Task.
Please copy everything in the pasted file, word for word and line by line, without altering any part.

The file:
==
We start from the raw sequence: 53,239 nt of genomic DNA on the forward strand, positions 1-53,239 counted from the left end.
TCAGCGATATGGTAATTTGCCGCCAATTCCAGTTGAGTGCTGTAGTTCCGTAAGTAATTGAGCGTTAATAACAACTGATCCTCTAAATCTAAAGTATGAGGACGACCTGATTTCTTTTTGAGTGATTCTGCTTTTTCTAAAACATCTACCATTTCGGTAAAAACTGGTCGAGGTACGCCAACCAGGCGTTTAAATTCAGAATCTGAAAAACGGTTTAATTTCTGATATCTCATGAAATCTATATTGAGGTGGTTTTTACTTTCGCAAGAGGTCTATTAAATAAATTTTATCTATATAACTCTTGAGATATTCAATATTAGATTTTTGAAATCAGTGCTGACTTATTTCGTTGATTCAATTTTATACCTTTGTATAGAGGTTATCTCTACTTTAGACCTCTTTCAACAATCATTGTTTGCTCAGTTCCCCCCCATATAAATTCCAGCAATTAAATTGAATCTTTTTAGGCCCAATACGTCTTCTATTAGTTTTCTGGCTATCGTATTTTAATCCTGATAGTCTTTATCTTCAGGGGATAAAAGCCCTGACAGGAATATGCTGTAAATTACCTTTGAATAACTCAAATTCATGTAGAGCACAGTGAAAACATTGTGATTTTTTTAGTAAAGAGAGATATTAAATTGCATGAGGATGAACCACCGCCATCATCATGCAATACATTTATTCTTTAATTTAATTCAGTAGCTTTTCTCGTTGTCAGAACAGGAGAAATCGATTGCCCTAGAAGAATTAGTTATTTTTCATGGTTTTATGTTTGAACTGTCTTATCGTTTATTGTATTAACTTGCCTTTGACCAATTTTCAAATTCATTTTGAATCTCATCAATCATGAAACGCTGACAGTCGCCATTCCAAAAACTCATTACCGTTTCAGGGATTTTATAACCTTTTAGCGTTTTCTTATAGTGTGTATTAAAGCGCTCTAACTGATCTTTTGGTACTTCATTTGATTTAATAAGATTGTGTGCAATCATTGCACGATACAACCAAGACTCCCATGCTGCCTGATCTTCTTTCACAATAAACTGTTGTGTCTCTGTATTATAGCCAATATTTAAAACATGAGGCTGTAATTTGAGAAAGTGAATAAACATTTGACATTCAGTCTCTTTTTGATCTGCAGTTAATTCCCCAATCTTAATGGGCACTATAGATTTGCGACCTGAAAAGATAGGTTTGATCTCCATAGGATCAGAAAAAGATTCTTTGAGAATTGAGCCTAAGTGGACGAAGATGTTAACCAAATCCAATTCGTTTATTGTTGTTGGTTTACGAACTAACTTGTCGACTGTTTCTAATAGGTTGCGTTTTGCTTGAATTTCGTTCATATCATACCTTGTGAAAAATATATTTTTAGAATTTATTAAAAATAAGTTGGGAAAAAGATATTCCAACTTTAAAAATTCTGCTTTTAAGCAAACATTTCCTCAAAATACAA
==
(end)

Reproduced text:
We start from the raw sequence: 53,239 nt of genomic DNA on the forward strand, positions 1-53,239 counted from the left end.
TCAGCGATATGGTAATTTGCCGCCAATTCCAGTTGAGTGCTGTAGTTCCGTAAGTAATTGAGCGTTAATAACAACTGATCCTCTAAATCTAAAGTATGAGGACGACCTGATTTCTTTTTGAGTGATTCTGCTTTTTCTAAAACATCTACCATTTCGGTAAAAACTGGTCGAGGTACGCCAACCAGGCGTTTAAATTCAGAATCTGAAAAACGGTTTAATTTCTGATATCTCATGAAATCTATATTGAGGTGGTTTTTACTTTCGCAAGAGGTCTATTAAATAAATTTTATCTATATAACTCTTGAGATATTCAATATTAGATTTTTGAAATCAGTGCTGACTTATTTCGTTGATTCAATTTTATACCTTTGTATAGAGGTTATCTCTACTTTAGACCTCTTTCAACAATCATTGTTTGCTCAGTTCCCCCCCATATAAATTCCAGCAATTAAATTGAATCTTTTTAGGCCCAATACGTCTTCTATTAGTTTTCTGGCTATCGTATTTTAATCCTGATAGTCTTTATCTTCAGGGGATAAAAGCCCTGACAGGAATATGCTGTAAATTACCTTTGAATAACTCAAATTCATGTAGAGCACAGTGAAAACATTGTGATTTTTTTAGTAAAGAGAGATATTAAATTGCATGAGGATGAACCACCGCCATCATCATGCAATACATTTATTCTTTAATTTAATTCAGTAGCTTTTCTCGTTGTCAGAACAGGAGAAATCGATTGCCCTAGAAGAATTAGTTATTTTTCATGGTTTTATGTTTGAACTGTCTTATCGTTTATTGTATTAACTTGCCTTTGACCAATTTTCAAATTCATTTTGAATCTCATCAATCATGAAACGCTGACAGTCGCCATTCCAAAAACTCATTACCGTTTCAGGGATTTTATAACCTTTTAGCGTTTTCTTATAGTGTGTATTAAAGCGCTCTAACTGATCTTTTGGTACTTCATTTGATTTAATAAGATTGTGTGCAATCATTGCACGATACAACCAAGACTCCCATGCTGCCTGATCTTCTTTCACAATAAACTGTTGTGTCTCTGTATTATAGCCAATATTTAAAACATGAGGCTGTAATTTGAGAAAGTGAATAAACATTTGACATTCAGTCTCTTTTTGATCTGCAGTTAATTCCCCAATCTTAATGGGCACTATAGATTTGCGACCTGAAAAGATAGGTTTGATCTCCATAGGATCAGAAAAAGATTCTTTGAGAATTGAGCCTAAGTGGACGAAGATGTTAACCAAATCCAATTCGTTTATTGTTGTTGGTTTACGAACTAACTTGTCGACTGTTTCTAATAGGTTGCGTTTTGCTTGAATTTCGTTCATATCATACCTTGTGAAAAATATATTTTTAGAATTTATTAAAAATAAGTTGGGAAAAAGATATTCCAACTTTAAAAATTCTGCTTTTAAGCAAACATTTCCTCAAAATACAA